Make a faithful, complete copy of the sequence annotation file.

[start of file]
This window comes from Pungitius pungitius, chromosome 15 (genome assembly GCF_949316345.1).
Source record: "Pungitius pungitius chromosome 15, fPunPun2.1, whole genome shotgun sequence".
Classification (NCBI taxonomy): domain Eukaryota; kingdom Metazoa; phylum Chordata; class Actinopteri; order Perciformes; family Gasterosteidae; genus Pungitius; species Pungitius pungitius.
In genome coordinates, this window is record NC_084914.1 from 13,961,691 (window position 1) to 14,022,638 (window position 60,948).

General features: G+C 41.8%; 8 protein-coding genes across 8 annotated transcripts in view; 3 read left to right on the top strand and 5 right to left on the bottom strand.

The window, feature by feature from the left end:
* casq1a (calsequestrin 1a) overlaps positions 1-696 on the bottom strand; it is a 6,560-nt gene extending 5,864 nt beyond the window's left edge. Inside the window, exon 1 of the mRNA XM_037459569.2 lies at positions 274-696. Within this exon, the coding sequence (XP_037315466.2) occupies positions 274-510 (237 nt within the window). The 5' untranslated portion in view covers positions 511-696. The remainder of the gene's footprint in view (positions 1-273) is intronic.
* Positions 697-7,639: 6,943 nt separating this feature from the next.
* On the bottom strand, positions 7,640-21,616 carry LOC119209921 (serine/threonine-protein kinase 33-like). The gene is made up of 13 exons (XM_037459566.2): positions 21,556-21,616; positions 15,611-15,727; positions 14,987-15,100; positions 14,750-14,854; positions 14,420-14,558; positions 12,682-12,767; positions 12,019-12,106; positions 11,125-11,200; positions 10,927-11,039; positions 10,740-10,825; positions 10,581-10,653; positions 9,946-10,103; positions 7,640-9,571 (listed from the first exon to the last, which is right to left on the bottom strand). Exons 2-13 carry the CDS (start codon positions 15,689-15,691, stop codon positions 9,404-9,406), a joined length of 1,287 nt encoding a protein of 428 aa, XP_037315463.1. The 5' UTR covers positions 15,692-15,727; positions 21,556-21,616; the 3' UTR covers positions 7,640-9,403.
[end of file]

This window comes from Pungitius pungitius, chromosome 15 (genome assembly GCF_949316345.1).
Source record: "Pungitius pungitius chromosome 15, fPunPun2.1, whole genome shotgun sequence".
Classification (NCBI taxonomy): domain Eukaryota; kingdom Metazoa; phylum Chordata; class Actinopteri; order Perciformes; family Gasterosteidae; genus Pungitius; species Pungitius pungitius.
In genome coordinates, this window is record NC_084914.1 from 13,961,691 (window position 1) to 14,022,638 (window position 60,948).

General features: G+C 41.8%; 8 protein-coding genes across 8 annotated transcripts in view; 3 read left to right on the top strand and 5 right to left on the bottom strand.

The window, feature by feature from the left end:
* casq1a (calsequestrin 1a) overlaps positions 1-696 on the bottom strand; it is a 6,560-nt gene extending 5,864 nt beyond the window's left edge. Inside the window, exon 1 of the mRNA XM_037459569.2 lies at positions 274-696. Within this exon, the coding sequence (XP_037315466.2) occupies positions 274-510 (237 nt within the window). The 5' untranslated portion in view covers positions 511-696. The remainder of the gene's footprint in view (positions 1-273) is intronic.
* Positions 697-7,639: 6,943 nt separating this feature from the next.
* On the bottom strand, positions 7,640-21,616 carry LOC119209921 (serine/threonine-protein kinase 33-like). The gene is made up of 13 exons (XM_037459566.2): positions 21,556-21,616; positions 15,611-15,727; positions 14,987-15,100; positions 14,750-14,854; positions 14,420-14,558; positions 12,682-12,767; positions 12,019-12,106; positions 11,125-11,200; positions 10,927-11,039; positions 10,740-10,825; positions 10,581-10,653; positions 9,946-10,103; positions 7,640-9,571 (listed from the first exon to the last, which is right to left on the bottom strand). Exons 2-13 carry the CDS (start codon positions 15,689-15,691, stop codon positions 9,404-9,406), a joined length of 1,287 nt encoding a protein of 428 aa, XP_037315463.1. The 5' UTR covers positions 15,692-15,727; positions 21,556-21,616; the 3' UTR covers positions 7,640-9,403.